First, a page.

Campaign of the Month: Popular Initiative for a Ban on All Swiss Arms Exports

The popular initiative is an instrument of the direct democracy in Switzerland. If 100,000 people with voting right sign a political request, the authorities are obliged to effect a referendum, the result of which is binding for the government.

2007, the GSoA (Group for a Switzerland Without an Army) filed over 100,000 signatures of citizens asking for a ban on war material export from and transit through Switzerland. A referendum is schedule to take place on the 29th of November 2009. It will be the third time for the Swiss population to vote on this issue - in 1972, 49.7% voted in favour of the ban, but in 1997 the support had faded to 22.5%. If the majority votes for a ban, it will be binding for the government. The GSoA was founded in 1982, with the main goal of "civilizing" Swiss society by abolishing its army. In 1989, over one third of the Swiss population supported this proposal in a federal referendum, shaking profoundly the country's militaristic convictions. Since then, the GSoA has launched several “popular initiatives” (leading to national referendums), aiming at downsizing the army and its budget or proposing civilian alternatives. Currently, the group has around 20,000 members and supporters.

The government opposes the ban, arguing that exports are vital to the Swiss arms industry, which in turn plays an essential role in the defence of the country, it says. Whereas it is true that without access to the international weapons market, arms production in Switzerland would be more difficult, it should also be acknowledged that the trend of integration and mergers in this sector is already pushing many Swiss firms to relocate their production abroad, and the largest Swiss weapons producers are already being taken over by foreign corporations. The national defence argument is not realistic, as the weapons industry has shown in the past that even in times of war, it sells its products to any costumer who can pay.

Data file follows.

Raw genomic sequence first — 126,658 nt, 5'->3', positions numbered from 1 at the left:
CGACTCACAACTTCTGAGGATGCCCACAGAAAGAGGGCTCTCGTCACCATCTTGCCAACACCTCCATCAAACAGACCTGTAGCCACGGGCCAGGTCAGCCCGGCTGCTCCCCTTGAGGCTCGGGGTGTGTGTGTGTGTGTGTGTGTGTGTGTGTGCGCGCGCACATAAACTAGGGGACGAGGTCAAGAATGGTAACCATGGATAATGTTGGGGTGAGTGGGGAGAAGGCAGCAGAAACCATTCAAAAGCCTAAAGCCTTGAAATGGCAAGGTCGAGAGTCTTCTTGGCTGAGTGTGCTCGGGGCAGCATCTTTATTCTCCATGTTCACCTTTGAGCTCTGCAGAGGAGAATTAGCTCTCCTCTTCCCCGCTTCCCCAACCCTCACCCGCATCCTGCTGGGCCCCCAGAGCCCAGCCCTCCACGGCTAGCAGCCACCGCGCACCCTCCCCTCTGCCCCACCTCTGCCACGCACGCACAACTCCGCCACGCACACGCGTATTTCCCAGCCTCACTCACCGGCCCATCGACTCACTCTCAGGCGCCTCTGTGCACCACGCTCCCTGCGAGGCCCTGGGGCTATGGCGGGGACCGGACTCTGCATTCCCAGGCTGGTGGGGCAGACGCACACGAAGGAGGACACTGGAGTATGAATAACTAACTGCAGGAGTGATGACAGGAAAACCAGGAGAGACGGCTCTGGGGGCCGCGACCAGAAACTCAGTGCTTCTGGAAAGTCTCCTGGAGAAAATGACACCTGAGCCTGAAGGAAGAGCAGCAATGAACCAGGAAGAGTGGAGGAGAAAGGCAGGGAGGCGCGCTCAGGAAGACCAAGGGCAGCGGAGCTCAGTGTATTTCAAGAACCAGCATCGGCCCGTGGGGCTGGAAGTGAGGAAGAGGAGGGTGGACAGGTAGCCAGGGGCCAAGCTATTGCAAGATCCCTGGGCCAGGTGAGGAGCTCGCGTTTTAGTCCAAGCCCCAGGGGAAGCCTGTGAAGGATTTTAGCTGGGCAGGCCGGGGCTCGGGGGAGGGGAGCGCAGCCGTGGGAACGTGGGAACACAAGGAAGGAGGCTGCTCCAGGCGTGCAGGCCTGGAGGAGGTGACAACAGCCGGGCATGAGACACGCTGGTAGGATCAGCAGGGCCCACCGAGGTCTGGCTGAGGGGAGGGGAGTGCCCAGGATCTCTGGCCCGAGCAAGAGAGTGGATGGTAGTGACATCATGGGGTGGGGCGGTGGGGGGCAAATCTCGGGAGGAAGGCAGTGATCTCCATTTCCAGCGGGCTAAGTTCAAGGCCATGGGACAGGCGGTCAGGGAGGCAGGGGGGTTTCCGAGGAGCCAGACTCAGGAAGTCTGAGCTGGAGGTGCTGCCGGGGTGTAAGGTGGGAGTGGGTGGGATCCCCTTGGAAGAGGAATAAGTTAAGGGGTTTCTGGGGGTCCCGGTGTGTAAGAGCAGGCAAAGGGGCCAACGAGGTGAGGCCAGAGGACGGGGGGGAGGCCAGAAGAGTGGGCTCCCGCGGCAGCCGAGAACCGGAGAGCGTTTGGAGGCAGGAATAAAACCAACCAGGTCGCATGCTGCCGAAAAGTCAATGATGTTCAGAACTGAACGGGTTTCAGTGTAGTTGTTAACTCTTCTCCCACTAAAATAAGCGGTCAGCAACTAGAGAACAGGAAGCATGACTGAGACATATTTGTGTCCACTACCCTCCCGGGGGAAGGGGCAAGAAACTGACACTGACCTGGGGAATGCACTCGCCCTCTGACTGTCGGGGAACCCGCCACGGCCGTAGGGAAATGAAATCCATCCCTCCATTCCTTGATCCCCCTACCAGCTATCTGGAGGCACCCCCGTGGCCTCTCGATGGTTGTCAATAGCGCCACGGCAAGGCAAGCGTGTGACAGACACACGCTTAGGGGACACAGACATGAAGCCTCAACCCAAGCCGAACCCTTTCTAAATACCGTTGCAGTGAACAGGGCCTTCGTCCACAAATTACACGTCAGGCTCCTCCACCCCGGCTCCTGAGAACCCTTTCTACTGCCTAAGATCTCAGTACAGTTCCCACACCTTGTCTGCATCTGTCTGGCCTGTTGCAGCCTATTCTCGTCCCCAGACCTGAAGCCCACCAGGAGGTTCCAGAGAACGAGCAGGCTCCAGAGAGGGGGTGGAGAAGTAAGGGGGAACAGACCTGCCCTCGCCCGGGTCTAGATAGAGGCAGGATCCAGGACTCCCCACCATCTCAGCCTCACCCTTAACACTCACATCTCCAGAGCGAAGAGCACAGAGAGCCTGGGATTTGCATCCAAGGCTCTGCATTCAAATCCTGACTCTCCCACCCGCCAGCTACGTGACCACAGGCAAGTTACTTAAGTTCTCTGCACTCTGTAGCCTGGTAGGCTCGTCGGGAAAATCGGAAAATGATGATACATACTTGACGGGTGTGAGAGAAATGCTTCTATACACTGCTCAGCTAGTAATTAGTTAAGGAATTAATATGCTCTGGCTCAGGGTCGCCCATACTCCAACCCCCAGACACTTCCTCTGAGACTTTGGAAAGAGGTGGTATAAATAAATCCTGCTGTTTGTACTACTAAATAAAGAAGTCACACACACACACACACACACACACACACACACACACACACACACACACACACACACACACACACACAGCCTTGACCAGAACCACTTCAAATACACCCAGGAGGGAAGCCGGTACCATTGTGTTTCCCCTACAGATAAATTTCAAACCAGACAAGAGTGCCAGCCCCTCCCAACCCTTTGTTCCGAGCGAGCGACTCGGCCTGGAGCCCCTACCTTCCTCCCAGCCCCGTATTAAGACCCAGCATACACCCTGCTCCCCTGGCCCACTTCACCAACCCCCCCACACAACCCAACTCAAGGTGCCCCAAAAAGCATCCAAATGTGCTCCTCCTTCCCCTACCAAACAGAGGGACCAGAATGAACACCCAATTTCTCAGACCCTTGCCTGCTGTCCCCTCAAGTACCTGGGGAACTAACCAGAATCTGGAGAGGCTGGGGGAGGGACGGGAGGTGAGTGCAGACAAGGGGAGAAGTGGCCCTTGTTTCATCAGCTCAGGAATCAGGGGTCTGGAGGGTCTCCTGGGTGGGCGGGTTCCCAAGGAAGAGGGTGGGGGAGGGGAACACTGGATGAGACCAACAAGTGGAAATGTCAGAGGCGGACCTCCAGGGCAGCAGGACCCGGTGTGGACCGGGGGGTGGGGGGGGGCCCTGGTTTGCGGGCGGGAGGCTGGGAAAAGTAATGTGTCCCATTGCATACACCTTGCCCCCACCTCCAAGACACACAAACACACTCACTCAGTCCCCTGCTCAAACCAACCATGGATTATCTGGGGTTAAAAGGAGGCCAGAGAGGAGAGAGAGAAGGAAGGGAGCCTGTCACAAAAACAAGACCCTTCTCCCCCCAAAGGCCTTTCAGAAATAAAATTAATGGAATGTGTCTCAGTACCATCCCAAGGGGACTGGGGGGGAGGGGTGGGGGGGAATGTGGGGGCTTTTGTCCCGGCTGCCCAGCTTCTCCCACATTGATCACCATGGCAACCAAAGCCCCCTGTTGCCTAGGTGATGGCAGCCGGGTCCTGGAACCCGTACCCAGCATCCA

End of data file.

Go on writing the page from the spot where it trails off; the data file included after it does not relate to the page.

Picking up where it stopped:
Arguments Against Arms Trade

Although Swiss weapons represent a small portion of the warfare material out in the world, they are still being used to kill people, including civilians. For example, Switzerland is world's second largest export country for small arms ammunition. Although a manufacturer is not directly responsible for the way in which its products are used, it is highly hypocritical to sell dangerous products and at the same time blame those misusing them.

Swiss foreign policy officially pursues the prevention of armed violence, conflict resolution and peace consolidation. It invests in development and cooperation, in order to foster peace and security in Switzerland and abroad. However, the negative impact of arms trade (causing human and environmental destructions, and diverting resources from civilian needs, especially in southern countries), hampers gravely such efforts. Exporting arms is incompatible with the promotion of human security and of a stable global community.

War material represents only some 0.4% of the total value of Swiss exports. If the ban is accepted, the government will financially support the civilian conversion of the armament industry. Such conversion is already taking place with the evolution of markets, so it would be wise to invest already now in sectors such as green technologies and energies that are likely to provide more sustainable jobs.

Finally, arms exports are not very lucrative for the country as they are highly subsidized (the government covers the export risk which is quite high when selling weapons to poor countries; the purchase of military equipments from foreign countries is often tight to contracts for domestic industries, implying that their economic survival relies heavily on high expenses by the department of defence).

Help Us Win This Vote!

We are currently working hard on the campaign, confident that we can win this vote. The arms industry might have the money, but we have the better arguments! Of course, we are very pleased about any help we get. Especially, we are grateful for any information on Swiss arms being sold and used anywhere in the world.